While a car’s tires are designed to last a long time, there may come a point when one or more need to be replaced.
If that happens, you want to make sure the new tire is the same exact size as the other ones. Otherwise, you may have an unbalanced ride, which could compromise your safety on the roads of Jenkintown, Abington, Glenside, or Philadelphia.
It’s important to understand how to read tire size so that you know the new tire will match in proportion. We’ll go over how to do that below. Then, feel free to contact Faulkner Nissan Jenkintown if you have any questions.
READING A TIRE SIDEWALL
The size of a tire is typically found on its sidewall. There, you’ll find a series of letters and numbers that represent different parts of the tire. To explain in further in detail, we’ll use the example P215/65R15 95H.
The first digit, “P,” represents the type of tire you have. In this case, you have a P-Metric tire, which is meant for passenger vehicles. You might even see “LT” in its place, which would indicate that the tire is for a light-duty truck.
The next three numbers, “215,” are for the tire width. The width is measured in millimeters and goes from sidewall to sidewall. So, for this tire, the width is 215 millimeters.
You then have the aspect ratio, which compares the tire’s cross-section height to its width. In this example, the tire’s section height is 65% of its width.
Next is the construction, which here is shown by the letter “R.” It means you have a Radial tire, where its layers run radially across.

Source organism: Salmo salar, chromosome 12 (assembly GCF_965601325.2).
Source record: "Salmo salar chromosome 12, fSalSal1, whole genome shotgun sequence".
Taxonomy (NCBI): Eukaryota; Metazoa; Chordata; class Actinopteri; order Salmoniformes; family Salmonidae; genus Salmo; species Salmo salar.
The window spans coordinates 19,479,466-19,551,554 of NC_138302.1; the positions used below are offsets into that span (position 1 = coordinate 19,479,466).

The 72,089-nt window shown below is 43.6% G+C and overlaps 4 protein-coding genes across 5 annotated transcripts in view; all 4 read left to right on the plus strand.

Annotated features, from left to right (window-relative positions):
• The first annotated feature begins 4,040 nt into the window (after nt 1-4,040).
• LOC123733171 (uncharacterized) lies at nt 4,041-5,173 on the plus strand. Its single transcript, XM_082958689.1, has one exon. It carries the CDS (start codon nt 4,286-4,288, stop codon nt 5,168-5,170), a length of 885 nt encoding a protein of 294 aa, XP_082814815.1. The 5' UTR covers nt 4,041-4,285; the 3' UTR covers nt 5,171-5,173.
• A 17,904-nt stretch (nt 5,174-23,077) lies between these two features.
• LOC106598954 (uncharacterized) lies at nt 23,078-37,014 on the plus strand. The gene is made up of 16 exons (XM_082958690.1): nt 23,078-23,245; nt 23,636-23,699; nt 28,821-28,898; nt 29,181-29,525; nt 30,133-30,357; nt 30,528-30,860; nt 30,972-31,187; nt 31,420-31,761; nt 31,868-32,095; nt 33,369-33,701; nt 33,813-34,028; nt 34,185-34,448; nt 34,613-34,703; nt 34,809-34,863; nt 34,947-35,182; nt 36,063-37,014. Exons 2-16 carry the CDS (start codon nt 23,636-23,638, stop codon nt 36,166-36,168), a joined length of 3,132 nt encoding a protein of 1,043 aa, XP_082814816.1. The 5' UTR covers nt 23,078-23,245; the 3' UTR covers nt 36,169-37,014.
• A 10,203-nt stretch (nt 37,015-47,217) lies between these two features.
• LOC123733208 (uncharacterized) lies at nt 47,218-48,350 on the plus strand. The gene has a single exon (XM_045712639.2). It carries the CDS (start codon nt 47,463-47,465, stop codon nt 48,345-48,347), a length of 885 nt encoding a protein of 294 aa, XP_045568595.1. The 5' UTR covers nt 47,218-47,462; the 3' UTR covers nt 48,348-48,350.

After the “R” is “15,” which is for the wheel diameter. This is the size of the wheel measured from one end to the other and is shown in inches. It essentially tells you the size of the wheel that the tire is meant to fit. Here, this tire is designed for a wheel that’s 15 inches in diameter.
The last set of numbers, “95,” represents the load index. The load index tells you the maximum weight that a tire can support when properly inflated. It’s shown in a specific number, which then corresponds to a certain weight. With this tire having the number “95,” it means that it can support a maximum weight of 1,521 pounds.
The very last digit on the tire sidewall is “H,” which is for the speed rating
. This letter tells you the maximum speed a tire can safely sustain under the recommended load capacity. For this tire, you won’t want to drive faster than 130 MPH. Otherwise, the tire’s handling and stability may start to suffer.
SCHEDULE A TIRE REPLACEMENT TODAY
Now that you know how to read tire size, you can get the right one for your automobile. To schedule a tire replacement
near Jenkintown, Abington, Glenside, or Philadelphia, contact Faulkner Nissan Jenkintown today!